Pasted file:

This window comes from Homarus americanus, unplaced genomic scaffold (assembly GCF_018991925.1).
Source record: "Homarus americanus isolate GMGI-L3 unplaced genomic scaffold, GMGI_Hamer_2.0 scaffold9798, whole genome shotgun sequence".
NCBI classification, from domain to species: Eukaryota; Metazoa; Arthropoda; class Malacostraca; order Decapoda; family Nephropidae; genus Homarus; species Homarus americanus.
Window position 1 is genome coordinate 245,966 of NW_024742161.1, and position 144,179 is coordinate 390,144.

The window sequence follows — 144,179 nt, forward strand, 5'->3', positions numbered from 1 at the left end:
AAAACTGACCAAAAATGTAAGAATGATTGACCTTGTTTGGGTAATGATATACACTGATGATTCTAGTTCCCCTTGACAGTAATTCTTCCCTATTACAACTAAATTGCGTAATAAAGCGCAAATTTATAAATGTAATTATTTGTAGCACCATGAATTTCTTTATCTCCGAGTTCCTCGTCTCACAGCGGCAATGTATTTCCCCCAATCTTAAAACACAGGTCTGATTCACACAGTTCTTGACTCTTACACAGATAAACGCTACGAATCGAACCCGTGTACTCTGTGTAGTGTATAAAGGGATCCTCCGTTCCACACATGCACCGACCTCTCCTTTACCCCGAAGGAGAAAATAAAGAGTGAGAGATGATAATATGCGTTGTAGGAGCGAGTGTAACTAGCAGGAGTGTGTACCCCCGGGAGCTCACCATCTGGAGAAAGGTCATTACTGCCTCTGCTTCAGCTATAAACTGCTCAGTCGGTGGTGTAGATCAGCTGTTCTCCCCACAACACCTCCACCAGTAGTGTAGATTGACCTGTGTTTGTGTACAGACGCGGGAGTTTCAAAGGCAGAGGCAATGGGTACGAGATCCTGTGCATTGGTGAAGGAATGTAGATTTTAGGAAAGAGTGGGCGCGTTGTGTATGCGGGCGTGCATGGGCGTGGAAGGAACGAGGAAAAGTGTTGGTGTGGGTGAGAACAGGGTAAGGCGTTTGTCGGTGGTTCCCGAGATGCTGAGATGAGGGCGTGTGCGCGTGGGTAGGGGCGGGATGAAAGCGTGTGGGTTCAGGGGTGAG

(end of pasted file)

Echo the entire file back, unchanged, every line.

This window comes from Homarus americanus, unplaced genomic scaffold (assembly GCF_018991925.1).
Source record: "Homarus americanus isolate GMGI-L3 unplaced genomic scaffold, GMGI_Hamer_2.0 scaffold9798, whole genome shotgun sequence".
NCBI classification, from domain to species: Eukaryota; Metazoa; Arthropoda; class Malacostraca; order Decapoda; family Nephropidae; genus Homarus; species Homarus americanus.
Window position 1 is genome coordinate 245,966 of NW_024742161.1, and position 144,179 is coordinate 390,144.

The window sequence follows — 144,179 nt, forward strand, 5'->3', positions numbered from 1 at the left end:
AAAACTGACCAAAAATGTAAGAATGATTGACCTTGTTTGGGTAATGATATACACTGATGATTCTAGTTCCCCTTGACAGTAATTCTTCCCTATTACAACTAAATTGCGTAATAAAGCGCAAATTTATAAATGTAATTATTTGTAGCACCATGAATTTCTTTATCTCCGAGTTCCTCGTCTCACAGCGGCAATGTATTTCCCCCAATCTTAAAACACAGGTCTGATTCACACAGTTCTTGACTCTTACACAGATAAACGCTACGAATCGAACCCGTGTACTCTGTGTAGTGTATAAAGGGATCCTCCGTTCCACACATGCACCGACCTCTCCTTTACCCCGAAGGAGAAAATAAAGAGTGAGAGATGATAATATGCGTTGTAGGAGCGAGTGTAACTAGCAGGAGTGTGTACCCCCGGGAGCTCACCATCTGGAGAAAGGTCATTACTGCCTCTGCTTCAGCTATAAACTGCTCAGTCGGTGGTGTAGATCAGCTGTTCTCCCCACAACACCTCCACCAGTAGTGTAGATTGACCTGTGTTTGTGTACAGACGCGGGAGTTTCAAAGGCAGAGGCAATGGGTACGAGATCCTGTGCATTGGTGAAGGAATGTAGATTTTAGGAAAGAGTGGGCGCGTTGTGTATGCGGGCGTGCATGGGCGTGGAAGGAACGAGGAAAAGTGTTGGTGTGGGTGAGAACAGGGTAAGGCGTTTGTCGGTGGTTCCCGAGATGCTGAGATGAGGGCGTGTGCGCGTGGGTAGGGGCGGGATGAAAGCGTGTGGGTTCAGGGGTGAG